Canadian Dick Bond grew up in the Toronto area. He received his PhD in theoretical physics from the California Institute of Technology, became a lecturer at Berkeley, then a faculty member at Stanford. In 1985 he returned to his undergraduate alma mater, the University of Toronto, as a founding faculty member in the Canadian Institute for Theoretical Astrophysics (CITA) and a Fellow of the Canadian Institute for Advanced Research (CIFAR)'s Cosmology and Gravity Program. He served two five-year terms as director of CITA, from 1996-2006, and has been the director of CIFAR's Cosmology and Gravity Program since 2002. He was awarded the title of University Professor in 2000.
His theoretical work ranges from the ultra early to the ultra late universe, with influential works on the nature and behaviour of dark matter and energy, on inflation in the early and late universe, on the “cosmic web” paradigm for the dynamics of structure formation from random density fields and the distribution and state of gas in the Universe that this engenders. He is best known for developing the theory and analysis of cosmic microwave background radiation fluctuations into a high precision tool for exploring the cosmos.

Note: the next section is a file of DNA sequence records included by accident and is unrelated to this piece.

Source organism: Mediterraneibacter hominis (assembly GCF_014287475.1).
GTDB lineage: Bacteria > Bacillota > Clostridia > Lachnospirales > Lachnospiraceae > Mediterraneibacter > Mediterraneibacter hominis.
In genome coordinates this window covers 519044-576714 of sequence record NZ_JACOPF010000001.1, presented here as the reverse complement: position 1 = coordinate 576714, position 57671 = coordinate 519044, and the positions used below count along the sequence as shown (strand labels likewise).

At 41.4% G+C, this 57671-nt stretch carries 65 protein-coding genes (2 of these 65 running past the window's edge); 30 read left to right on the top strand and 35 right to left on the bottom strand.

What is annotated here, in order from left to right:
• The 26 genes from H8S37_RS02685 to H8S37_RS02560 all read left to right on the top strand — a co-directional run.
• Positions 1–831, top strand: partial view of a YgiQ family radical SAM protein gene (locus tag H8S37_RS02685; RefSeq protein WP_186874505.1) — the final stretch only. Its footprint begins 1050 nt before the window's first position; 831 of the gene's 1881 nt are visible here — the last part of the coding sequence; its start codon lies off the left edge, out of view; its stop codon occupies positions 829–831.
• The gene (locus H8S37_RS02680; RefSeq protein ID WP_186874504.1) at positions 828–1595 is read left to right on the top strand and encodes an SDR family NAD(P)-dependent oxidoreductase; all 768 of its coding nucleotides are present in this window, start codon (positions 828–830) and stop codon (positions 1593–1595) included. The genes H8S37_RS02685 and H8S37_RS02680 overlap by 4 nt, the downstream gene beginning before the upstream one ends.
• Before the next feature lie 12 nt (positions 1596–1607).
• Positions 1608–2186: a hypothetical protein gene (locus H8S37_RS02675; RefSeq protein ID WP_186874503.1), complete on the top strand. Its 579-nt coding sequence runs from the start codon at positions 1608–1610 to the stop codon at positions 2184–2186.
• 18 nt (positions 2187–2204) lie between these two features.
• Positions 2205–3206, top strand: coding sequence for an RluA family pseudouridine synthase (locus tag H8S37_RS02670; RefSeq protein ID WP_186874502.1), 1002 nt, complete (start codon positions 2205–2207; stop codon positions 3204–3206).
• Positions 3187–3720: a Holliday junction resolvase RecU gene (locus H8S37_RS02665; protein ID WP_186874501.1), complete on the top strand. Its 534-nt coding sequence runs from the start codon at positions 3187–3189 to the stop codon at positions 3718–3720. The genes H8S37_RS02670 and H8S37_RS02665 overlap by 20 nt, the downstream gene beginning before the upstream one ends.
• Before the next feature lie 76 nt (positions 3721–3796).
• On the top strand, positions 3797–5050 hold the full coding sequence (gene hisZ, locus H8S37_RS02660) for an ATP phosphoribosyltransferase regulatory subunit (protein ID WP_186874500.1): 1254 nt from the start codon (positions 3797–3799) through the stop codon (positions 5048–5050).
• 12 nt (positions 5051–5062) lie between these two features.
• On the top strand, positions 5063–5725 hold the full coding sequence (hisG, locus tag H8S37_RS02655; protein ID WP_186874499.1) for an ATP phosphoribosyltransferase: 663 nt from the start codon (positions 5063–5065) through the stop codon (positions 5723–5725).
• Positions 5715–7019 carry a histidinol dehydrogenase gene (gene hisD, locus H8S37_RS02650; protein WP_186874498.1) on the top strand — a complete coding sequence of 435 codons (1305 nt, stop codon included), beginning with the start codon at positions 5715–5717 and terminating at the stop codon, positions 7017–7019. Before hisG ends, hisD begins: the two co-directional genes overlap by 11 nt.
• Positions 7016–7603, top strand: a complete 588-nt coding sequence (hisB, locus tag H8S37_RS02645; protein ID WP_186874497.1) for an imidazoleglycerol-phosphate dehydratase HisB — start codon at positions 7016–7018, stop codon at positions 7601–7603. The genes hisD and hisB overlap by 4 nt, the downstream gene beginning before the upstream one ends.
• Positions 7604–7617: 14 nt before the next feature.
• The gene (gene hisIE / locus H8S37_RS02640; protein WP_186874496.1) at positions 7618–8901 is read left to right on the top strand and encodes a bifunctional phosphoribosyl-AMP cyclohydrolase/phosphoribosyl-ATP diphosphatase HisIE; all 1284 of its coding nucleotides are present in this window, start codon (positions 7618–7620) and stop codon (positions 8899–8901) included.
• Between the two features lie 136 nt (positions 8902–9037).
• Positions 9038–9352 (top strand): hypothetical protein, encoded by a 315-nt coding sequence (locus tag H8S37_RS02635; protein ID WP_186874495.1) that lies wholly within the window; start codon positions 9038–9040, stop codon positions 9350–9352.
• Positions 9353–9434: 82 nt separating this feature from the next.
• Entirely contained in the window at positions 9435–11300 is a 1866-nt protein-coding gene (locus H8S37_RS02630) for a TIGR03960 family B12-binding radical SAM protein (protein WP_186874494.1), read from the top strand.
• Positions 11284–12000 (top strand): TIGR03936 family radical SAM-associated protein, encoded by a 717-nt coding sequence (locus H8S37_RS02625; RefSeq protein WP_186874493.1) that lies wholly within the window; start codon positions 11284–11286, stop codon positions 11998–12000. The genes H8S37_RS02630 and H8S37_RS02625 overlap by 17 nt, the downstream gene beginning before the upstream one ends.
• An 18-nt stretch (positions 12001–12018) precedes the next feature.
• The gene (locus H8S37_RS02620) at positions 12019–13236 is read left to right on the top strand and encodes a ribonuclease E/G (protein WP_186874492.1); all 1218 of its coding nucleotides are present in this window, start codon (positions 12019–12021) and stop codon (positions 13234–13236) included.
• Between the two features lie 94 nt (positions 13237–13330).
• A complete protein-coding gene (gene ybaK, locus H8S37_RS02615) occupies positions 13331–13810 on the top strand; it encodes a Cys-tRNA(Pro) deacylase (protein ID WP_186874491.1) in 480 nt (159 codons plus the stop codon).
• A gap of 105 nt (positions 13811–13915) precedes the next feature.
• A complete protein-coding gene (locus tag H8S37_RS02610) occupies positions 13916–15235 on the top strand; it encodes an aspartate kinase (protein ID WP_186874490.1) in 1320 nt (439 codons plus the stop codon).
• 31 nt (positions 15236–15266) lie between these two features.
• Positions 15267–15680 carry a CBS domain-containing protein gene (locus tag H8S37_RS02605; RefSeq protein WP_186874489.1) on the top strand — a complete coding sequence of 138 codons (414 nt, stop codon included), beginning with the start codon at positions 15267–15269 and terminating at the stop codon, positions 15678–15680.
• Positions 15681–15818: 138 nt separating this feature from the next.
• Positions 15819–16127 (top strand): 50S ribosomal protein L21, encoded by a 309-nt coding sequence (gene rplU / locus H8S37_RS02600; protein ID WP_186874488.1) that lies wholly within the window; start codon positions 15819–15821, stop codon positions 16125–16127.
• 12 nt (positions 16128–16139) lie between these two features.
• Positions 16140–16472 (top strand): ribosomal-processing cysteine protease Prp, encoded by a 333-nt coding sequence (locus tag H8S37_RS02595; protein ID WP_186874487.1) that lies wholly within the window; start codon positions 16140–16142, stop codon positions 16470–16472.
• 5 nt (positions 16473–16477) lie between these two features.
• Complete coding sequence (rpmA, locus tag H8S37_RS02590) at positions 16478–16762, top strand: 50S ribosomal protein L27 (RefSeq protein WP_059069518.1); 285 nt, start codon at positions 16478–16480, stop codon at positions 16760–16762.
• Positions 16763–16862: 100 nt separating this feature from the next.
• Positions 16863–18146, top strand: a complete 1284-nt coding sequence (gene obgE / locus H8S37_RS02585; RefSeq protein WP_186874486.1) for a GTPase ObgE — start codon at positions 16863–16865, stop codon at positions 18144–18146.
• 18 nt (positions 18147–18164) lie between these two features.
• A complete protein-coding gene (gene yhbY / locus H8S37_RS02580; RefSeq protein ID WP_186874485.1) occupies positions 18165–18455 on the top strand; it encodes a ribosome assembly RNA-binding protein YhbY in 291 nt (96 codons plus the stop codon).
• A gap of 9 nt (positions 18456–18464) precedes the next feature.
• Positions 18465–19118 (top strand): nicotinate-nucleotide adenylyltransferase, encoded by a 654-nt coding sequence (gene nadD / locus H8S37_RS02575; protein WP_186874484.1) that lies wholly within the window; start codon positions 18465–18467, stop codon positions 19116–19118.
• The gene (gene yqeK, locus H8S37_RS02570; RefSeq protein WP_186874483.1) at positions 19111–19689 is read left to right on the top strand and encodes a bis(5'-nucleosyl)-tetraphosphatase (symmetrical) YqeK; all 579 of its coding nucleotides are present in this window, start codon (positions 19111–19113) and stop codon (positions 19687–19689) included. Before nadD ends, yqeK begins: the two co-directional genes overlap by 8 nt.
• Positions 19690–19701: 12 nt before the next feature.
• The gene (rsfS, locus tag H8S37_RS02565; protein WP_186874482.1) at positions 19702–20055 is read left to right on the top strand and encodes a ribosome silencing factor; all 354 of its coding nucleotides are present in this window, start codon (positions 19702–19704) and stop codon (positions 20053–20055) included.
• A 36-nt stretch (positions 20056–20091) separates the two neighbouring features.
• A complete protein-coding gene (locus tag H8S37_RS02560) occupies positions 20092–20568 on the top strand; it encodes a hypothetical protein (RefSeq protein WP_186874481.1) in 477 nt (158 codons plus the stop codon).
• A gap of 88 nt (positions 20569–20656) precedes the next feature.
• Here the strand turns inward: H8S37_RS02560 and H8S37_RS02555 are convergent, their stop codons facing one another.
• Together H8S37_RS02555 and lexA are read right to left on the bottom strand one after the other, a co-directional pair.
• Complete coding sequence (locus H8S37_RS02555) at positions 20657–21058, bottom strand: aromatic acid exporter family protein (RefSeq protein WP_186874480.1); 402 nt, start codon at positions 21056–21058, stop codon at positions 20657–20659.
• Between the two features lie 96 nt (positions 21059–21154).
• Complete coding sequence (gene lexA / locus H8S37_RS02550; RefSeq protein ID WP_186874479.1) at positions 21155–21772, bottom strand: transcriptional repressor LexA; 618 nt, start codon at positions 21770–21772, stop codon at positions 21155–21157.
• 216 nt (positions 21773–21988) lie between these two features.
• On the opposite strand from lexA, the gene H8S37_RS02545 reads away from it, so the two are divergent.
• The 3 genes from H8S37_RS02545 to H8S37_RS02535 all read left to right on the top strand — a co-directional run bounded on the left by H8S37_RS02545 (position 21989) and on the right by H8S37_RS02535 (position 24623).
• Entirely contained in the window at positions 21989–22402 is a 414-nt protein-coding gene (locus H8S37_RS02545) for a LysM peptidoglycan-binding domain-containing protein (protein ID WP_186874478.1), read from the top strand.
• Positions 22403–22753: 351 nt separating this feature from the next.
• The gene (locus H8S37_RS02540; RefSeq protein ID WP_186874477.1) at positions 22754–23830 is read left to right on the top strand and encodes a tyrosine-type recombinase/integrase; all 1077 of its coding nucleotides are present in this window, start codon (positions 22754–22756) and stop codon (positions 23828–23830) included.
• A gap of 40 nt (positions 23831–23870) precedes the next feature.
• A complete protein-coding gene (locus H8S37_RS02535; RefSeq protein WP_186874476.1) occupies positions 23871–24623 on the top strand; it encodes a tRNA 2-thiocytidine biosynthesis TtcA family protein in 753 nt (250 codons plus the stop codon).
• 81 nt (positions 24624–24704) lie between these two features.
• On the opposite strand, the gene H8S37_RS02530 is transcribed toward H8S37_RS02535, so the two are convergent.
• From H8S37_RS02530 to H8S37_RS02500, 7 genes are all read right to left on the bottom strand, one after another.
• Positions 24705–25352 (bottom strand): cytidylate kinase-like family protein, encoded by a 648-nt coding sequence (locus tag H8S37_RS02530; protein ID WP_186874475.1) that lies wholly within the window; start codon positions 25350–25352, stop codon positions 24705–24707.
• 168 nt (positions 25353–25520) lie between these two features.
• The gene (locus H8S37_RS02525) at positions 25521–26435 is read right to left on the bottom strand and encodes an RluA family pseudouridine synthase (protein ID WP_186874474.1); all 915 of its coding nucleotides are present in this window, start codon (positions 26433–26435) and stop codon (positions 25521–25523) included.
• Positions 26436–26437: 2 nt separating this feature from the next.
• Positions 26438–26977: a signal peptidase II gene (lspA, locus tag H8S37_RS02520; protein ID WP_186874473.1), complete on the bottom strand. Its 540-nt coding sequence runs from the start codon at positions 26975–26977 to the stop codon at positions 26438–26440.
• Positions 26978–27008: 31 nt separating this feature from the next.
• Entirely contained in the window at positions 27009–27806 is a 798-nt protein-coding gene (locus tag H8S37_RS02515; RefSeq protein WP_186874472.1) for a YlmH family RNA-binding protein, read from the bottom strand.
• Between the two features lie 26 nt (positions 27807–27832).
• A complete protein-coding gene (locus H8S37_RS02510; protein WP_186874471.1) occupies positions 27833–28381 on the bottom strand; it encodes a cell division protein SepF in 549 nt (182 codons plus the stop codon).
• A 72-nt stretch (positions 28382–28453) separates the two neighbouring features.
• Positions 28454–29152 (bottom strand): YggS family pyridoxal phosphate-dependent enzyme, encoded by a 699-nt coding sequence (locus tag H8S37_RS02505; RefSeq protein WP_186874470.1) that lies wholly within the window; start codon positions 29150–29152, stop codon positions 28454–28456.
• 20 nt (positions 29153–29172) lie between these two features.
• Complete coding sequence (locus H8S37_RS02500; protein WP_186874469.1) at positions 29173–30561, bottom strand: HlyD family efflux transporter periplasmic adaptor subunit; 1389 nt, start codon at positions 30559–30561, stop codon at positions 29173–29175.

Bond has played a leading role in developing Canadian cosmology into its current vibrant state, and for making CITA a sought-after destination for over 150 post-PhD scientists, most of whom have gone on to distinguished national and international faculty positions. He has also won almost all major Canadian awards, including the five top Canadian prizes for career achievement, the 1995 Beals Prize of the Canadian Astronomical Society, the 2006 Herzberg Gold Medal for Science and Engineering, the 2007 Killam Prize in the Natural Sciences, the 2009 Tory Medal of the Canadian Royal Society and the 2010 Canadian Association of Physicists Medal for Lifetime Achievement. In further recognition of his national efforts, he became an Officer in the Order of Canada in 2005, was inducted into the Order of Ontario in 2008 and The Queen Elizabeth II Diamond Jubilee Medal in 2012. His international awards include the 2002 Dannie Heineman Prize of the American Astronomical Society. He was the 2008 Gruber Laureate in Cosmology. Bond is a Fellow of the Royal Society of London, and of Canada and a Foreign Member of the US National Academy of Sciences.
Canadian Institute for Advanced Research
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